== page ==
Most people who travel to Latin America to teach ESL initially travel on a tourist visa, look for work and a place to live, then change to a work visa. It’s common for a person to spend 2-3 months looking for steady work, while spending 2-3 thousand dollars out of pocket until they have a sufficient income for expenses. With TeachingChile, on the other hand, I already had a teaching job lined up, with an appropriate visa before traveling to Chile. In addition to having a job already lined up, TeachingChile arranges for housing at no cost for your first 30 days in Chile.
What made this teach abroad experience unique and special?
The TeachingChile staff are incredibly resourceful and helpful. Not only do you have a job and housing upon arrival, they provide an orientation to Chile, put a ready-to-use cell phone in your hand, and take you through all bureaucratic government processes required once you arrive. A TeachingChile staff member helped me find a fantastic living situation, in a “pension”, with room and meals for a monthly rate that I could afford on my teaching salary. Since the staff live in Santiago, they are always there to assist with whatever issue might come up. You can call them anytime, and they are happy to meet you for a cup of coffee if you have questions about anything. All of the staff members are great, but I have said many times that Andrea is an angel in human disguise – she does miracles!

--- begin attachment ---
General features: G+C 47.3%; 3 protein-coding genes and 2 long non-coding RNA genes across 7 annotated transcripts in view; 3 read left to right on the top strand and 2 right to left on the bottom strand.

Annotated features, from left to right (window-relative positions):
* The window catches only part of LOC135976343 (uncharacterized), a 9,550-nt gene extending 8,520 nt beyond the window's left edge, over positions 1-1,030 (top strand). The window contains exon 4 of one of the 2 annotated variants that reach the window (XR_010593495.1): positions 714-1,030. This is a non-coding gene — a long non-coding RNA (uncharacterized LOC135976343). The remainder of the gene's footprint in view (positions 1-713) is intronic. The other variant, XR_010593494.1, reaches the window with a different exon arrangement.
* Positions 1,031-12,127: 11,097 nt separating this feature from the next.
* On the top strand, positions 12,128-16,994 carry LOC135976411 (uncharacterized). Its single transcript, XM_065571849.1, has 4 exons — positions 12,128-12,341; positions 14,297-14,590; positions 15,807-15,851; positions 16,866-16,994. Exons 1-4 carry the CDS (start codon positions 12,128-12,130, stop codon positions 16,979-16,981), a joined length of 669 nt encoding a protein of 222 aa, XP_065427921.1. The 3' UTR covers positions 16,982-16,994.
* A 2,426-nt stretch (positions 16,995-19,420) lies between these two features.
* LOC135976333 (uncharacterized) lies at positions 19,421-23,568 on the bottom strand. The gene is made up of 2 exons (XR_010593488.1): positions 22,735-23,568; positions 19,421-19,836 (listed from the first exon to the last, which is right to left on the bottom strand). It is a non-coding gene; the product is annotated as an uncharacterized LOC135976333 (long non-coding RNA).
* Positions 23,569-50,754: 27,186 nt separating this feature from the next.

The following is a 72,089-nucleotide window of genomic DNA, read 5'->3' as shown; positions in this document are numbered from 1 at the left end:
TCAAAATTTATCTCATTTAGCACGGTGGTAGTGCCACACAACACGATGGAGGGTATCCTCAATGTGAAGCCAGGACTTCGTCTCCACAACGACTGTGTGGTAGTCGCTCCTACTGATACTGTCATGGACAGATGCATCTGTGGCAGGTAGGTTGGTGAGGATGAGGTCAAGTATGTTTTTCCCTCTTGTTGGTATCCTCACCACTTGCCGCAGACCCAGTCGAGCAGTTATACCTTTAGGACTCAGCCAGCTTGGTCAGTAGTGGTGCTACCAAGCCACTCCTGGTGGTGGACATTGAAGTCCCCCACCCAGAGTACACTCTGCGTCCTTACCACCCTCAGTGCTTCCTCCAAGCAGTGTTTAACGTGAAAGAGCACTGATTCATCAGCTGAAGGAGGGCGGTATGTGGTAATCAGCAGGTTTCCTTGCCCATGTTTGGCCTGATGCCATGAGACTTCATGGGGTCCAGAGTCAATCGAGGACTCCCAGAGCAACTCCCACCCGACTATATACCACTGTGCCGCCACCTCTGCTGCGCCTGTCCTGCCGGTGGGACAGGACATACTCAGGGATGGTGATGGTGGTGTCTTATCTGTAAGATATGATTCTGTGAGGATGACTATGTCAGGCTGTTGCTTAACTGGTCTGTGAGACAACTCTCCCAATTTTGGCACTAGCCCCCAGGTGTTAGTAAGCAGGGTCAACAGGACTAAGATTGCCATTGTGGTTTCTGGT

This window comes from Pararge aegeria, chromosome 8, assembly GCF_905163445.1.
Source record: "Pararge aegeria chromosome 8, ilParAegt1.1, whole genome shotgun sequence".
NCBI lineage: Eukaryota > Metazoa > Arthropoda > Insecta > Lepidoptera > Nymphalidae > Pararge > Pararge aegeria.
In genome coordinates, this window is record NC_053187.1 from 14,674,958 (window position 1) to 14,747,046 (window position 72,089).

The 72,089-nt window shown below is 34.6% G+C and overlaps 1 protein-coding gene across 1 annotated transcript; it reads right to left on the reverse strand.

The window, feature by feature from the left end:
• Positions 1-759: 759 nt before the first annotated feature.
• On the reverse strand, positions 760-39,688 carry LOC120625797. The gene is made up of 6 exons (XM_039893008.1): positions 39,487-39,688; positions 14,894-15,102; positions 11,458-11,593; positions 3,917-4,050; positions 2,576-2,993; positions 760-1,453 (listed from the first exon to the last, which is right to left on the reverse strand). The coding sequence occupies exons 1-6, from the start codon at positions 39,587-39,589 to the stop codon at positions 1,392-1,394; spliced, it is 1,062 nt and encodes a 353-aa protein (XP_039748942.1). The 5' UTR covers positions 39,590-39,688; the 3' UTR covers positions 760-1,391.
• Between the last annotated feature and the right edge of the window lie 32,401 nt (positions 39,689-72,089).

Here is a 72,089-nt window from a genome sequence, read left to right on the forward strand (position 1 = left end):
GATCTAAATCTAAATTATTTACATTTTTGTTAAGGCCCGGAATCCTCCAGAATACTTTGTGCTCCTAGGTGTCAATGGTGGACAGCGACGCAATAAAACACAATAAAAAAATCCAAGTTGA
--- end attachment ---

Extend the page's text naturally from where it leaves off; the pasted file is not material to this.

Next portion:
How has this experience impacted your future? (Personally, professionally, academically, etc.)
I had planned to stay in Chile long-term, but my elderly mother’s living situation suddenly deteriorated and I returned to the USA after 1 year to care for her. While in the USA, I applied for a State of North Carolina Professional Educator’s License. Based on coursework I had taken, and my experience teaching through the TeachingChile program, I was awarded a license to teach ESL in North Carolina Public Schools, and began teaching ESL in a high school in Charlotte, NC on August 19, 2013.
What is one piece of advice you would offer someone considering teaching abroad in Chile?
I highly recommend applying for a teaching position through TeachingChile rather than arriving on your own. Occasionally there are posts on a very popular ESL website that trash TeachingChile because of the $1300.00 support and administration fee. The fact is, because you have 30 days housing already arranged at no cost and a job lined-up, you will recuperate the support and admin fee after just one month in Chile. If you go on your own, you’ll end up spending significantly more than $1300.00 before you have stable income. Beyond that, the personal support of Bruce, Andrea, and “the new guy”, is worth the fee without the other perks.